28 March 2023

Poole Harbour oil spill could have serious consequences for threatened migratory fish, say GWCT experts

Salmon swimmingUK-wide conservation organisation the Game & Wildlife Conservation Trust (GWCT) has today highlighted its serious concerns over the impact of the 200-barrel fluid leak into Poole Harbour on protected migratory fish. The GWCT operates the Salmon & Trout Research Centre on the River Frome at East Stoke, Dorset, which has been monitoring the salmon population in depth for 50 years.

A major incident was declared on Sunday 26 March 2023, when a leak occurred at a pipeline operated by gas company Perenco.

The leak coincides with the start of the sea-bound migration of vulnerable young Atlantic salmon (Salmo salar) and sea trout (Salmo trutta), known as smolts, from the Rivers Frome and Piddle, which flow directly into Poole Harbour. The young salmon and trout hatch from eggs laid by adults in the river, where they spend 1-3 years before migrating to sea from March to mid-May. Here they will feed and grow for a further 1-3 years before returning to the river of their birth to reproduce.

Every spring, GWCT scientists trap smolts to quantify how many are leaving the river and to scan them for a PIT-tag (a microchip, which enables them to identify individuals) and record biometric information, before releasing them.

Smolt trap“This is the worst possible time for migratory salmonids. We are currently catching them in numbers through our smolt trap, so we know that they are passing through Poole Harbour at the moment,” said GWCT Head of Fisheries Research, Dr Rasmus Lauridsen.

Dylan Roberts, Head of Fisheries at the GWCT, which is a member of the Missing Salmon Alliance, said: “During their migration through estuaries, they are at a crucial and highly sensitive stage of their life cycle as their bodies adjust to transferring from living in rivers to sea water. We are extremely concerned that these increasingly rare young fish may perish in the polluted waters.”

When exposed to oil, adult fish may experience reduced growth, enlarged livers, changes in heart and respiration rates, fin erosion, and reproduction impairment. Fish eggs and larvae can be especially sensitive to lethal and sublethal impacts. Even when lethal impacts are not observed, oil can make fish and shellfish unsafe for humans to eat.

The River Frome is recognised for its environmental importance. It is a designated Site of Special Scientific Interest (SSSI) for its ecology and geomorphology including salmon and sea trout, and a Special Protection Area (SPA) for Birds. Poole Harbour designated as a Site of Special Scientific Interest, a Special Protected Area and a Ramsar site.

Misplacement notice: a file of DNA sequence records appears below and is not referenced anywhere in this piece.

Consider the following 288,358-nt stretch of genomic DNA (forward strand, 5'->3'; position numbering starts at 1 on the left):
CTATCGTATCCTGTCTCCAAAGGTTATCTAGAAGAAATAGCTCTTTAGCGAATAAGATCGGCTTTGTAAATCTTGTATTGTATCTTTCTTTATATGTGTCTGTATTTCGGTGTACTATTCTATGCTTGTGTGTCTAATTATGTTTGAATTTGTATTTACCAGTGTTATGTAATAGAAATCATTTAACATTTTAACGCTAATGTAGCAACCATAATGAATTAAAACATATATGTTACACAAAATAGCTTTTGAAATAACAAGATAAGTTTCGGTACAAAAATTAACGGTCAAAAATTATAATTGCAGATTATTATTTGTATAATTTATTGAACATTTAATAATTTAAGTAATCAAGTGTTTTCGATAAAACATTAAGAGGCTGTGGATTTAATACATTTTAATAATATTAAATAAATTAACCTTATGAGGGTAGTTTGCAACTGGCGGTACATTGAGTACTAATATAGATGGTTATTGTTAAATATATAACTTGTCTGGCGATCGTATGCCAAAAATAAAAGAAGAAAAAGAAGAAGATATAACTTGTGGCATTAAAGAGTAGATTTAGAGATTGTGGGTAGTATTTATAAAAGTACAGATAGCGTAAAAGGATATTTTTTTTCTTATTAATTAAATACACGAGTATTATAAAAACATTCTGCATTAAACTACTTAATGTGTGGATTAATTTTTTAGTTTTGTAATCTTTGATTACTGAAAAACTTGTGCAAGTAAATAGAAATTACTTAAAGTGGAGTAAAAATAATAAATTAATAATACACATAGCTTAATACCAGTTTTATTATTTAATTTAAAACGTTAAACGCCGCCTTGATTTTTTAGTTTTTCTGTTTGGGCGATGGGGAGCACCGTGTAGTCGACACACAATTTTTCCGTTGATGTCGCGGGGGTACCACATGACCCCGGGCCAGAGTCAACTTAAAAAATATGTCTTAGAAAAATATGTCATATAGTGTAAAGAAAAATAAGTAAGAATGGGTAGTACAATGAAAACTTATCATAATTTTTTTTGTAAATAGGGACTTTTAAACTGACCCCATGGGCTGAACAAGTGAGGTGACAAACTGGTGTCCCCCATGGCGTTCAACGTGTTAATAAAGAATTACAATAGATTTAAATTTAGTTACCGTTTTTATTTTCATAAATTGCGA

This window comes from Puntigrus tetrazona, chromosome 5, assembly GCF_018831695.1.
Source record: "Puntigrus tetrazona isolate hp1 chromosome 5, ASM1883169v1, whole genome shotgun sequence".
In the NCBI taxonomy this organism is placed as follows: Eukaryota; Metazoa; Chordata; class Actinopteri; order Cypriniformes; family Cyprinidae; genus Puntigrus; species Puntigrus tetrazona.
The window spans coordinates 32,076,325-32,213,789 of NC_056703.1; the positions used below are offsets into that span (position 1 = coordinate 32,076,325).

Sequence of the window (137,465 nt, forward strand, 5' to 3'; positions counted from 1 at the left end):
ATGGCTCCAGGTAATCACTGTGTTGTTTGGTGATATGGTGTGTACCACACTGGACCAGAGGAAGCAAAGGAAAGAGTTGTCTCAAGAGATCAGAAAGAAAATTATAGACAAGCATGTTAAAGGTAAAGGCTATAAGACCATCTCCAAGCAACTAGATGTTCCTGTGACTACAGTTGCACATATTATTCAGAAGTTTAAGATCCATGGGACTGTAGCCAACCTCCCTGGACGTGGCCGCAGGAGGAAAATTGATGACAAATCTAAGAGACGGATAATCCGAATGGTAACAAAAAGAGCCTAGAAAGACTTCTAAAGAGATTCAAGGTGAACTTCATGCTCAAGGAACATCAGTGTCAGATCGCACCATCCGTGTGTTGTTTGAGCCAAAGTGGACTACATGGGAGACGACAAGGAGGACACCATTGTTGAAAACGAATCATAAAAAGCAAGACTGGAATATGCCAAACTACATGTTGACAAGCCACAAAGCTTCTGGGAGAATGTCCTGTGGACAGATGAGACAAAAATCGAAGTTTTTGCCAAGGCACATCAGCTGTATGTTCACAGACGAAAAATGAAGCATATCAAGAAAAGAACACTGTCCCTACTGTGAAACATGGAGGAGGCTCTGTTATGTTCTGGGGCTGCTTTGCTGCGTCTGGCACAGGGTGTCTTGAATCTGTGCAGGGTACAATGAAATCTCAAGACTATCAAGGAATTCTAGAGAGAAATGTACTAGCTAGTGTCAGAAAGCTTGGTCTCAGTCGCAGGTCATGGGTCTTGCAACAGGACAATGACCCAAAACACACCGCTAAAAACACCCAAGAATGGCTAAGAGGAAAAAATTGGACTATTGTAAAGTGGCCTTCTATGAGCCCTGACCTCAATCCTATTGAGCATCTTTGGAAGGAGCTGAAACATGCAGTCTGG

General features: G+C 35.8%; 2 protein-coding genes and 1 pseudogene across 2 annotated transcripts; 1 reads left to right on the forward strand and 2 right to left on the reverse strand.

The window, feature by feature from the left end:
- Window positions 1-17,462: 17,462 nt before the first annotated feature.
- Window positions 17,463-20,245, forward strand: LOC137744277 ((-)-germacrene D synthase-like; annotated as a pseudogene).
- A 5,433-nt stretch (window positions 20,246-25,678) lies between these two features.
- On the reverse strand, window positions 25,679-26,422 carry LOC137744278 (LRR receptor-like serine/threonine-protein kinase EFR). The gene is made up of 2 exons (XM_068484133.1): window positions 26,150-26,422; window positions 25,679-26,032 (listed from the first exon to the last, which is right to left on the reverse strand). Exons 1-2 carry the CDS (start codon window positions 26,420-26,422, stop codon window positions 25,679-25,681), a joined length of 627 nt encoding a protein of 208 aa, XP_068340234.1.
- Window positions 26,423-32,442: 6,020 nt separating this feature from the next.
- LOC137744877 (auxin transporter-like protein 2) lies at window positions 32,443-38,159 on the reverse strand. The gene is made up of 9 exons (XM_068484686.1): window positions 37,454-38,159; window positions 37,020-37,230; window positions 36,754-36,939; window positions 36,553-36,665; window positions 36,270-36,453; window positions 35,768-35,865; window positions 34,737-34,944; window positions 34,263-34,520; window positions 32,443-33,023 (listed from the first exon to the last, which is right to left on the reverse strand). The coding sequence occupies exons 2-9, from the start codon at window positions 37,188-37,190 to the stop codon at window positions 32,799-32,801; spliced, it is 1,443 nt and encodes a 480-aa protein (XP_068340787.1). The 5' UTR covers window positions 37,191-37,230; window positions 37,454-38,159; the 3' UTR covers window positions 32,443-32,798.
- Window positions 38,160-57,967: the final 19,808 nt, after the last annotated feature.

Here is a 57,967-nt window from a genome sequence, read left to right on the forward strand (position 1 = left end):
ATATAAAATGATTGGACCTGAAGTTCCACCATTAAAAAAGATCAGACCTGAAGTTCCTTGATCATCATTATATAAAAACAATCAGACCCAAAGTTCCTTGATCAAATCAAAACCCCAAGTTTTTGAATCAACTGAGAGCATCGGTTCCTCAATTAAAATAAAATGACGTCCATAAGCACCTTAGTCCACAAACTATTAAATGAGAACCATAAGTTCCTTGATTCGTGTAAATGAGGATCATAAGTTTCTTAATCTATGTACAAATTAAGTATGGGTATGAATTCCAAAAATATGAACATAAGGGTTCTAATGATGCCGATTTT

Some areas of the British Isles have seen over a 70% decline in wild Atlantic salmon in the past 25 years. Most wild salmon populations in England’s rivers are below sustainable levels and classified as ‘At Risk’ by the Environment Agency, which is tasked with their protection.

Atlantic salmon are listed as vulnerable on the European IUCN Red List of Threatened Species. It is also a species of international concern and is listed under the Bern convention, and listed to be protected under the Water Framework Directive. The Rivers Frome and Piddle, which flow into Poole Harbour, are home to other migratory species that migrate from rivers to the marine environment for part of their life cycle. These include the European eel (Anguilla anguilla), which is listed as critically endangered on the IUCN Red List, and the sea lamprey (Petromyzon marinus), which are migrating through Poole Harbour at this time of year.

The River Frome is one of 12 Index Rivers for Atlantic salmon around the North Atlantic, which are used to report the condition of wild salmon populations by the International Council for the Exploration of the Seas (ICES), and are used to set international exploitation rates for salmon fisheries across the Atlantic.

…the GWCT Fisheries team work hard to undertake leading research in to the declines in salmon and trout populations. You can help them continue their vital work by supporting the GWCT Fisheries team from as little as £3. We are a small charity and every contribution, no matter how big or small, can help make a real difference. It only takes a minute and all cards, Direct Debit, Apple Pay, Google Pay and PayPal are accepted:

Notes to editors

The Game & Wildlife Conservation Trust – providing research-led conservation for a thriving countryside. The GWCT is an independent wildlife conservation charity which has carried out scientific research into Britain’s game and wildlife since the 1930s. We advise farmers and landowners on improving wildlife habitats. We employ more than 60 post-doctoral scientists and other research staff with expertise in areas such as birds, insects, mammals, farming, fish and statistics. We undertake our own research as well as projects funded by contract and grant-aid from government and private bodies.

For information, contact:
Eleanor Williams
Telephone: 07592 025476
Email: press@gwct.org.uk